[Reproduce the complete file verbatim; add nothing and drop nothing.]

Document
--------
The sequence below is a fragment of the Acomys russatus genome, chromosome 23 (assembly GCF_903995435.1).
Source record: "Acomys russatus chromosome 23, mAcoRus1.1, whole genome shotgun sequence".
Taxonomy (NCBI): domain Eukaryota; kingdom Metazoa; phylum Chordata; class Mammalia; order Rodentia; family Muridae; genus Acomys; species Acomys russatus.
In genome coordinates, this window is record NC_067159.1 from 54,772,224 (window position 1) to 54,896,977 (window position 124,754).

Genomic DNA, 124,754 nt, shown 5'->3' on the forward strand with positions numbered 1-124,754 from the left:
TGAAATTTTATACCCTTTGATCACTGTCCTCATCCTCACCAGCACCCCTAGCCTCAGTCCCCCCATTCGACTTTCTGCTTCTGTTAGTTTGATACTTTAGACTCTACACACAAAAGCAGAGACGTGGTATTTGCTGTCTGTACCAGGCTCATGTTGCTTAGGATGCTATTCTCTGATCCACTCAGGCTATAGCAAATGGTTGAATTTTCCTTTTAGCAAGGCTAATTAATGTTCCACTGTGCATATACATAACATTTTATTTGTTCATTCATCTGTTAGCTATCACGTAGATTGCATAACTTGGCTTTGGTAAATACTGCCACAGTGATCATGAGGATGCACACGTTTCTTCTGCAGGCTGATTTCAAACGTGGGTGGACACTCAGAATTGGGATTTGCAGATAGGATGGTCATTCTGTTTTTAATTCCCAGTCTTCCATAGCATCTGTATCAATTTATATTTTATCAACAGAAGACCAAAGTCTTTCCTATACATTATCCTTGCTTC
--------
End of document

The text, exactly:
The sequence below is a fragment of the Acomys russatus genome, chromosome 23 (assembly GCF_903995435.1).
Source record: "Acomys russatus chromosome 23, mAcoRus1.1, whole genome shotgun sequence".
Taxonomy (NCBI): domain Eukaryota; kingdom Metazoa; phylum Chordata; class Mammalia; order Rodentia; family Muridae; genus Acomys; species Acomys russatus.
In genome coordinates, this window is record NC_067159.1 from 54,772,224 (window position 1) to 54,896,977 (window position 124,754).

Genomic DNA, 124,754 nt, shown 5'->3' on the forward strand with positions numbered 1-124,754 from the left:
TGAAATTTTATACCCTTTGATCACTGTCCTCATCCTCACCAGCACCCCTAGCCTCAGTCCCCCCATTCGACTTTCTGCTTCTGTTAGTTTGATACTTTAGACTCTACACACAAAAGCAGAGACGTGGTATTTGCTGTCTGTACCAGGCTCATGTTGCTTAGGATGCTATTCTCTGATCCACTCAGGCTATAGCAAATGGTTGAATTTTCCTTTTAGCAAGGCTAATTAATGTTCCACTGTGCATATACATAACATTTTATTTGTTCATTCATCTGTTAGCTATCACGTAGATTGCATAACTTGGCTTTGGTAAATACTGCCACAGTGATCATGAGGATGCACACGTTTCTTCTGCAGGCTGATTTCAAACGTGGGTGGACACTCAGAATTGGGATTTGCAGATAGGATGGTCATTCTGTTTTTAATTCCCAGTCTTCCATAGCATCTGTATCAATTTATATTTTATCAACAGAAGACCAAAGTCTTTCCTATACATTATCCTTGCTTC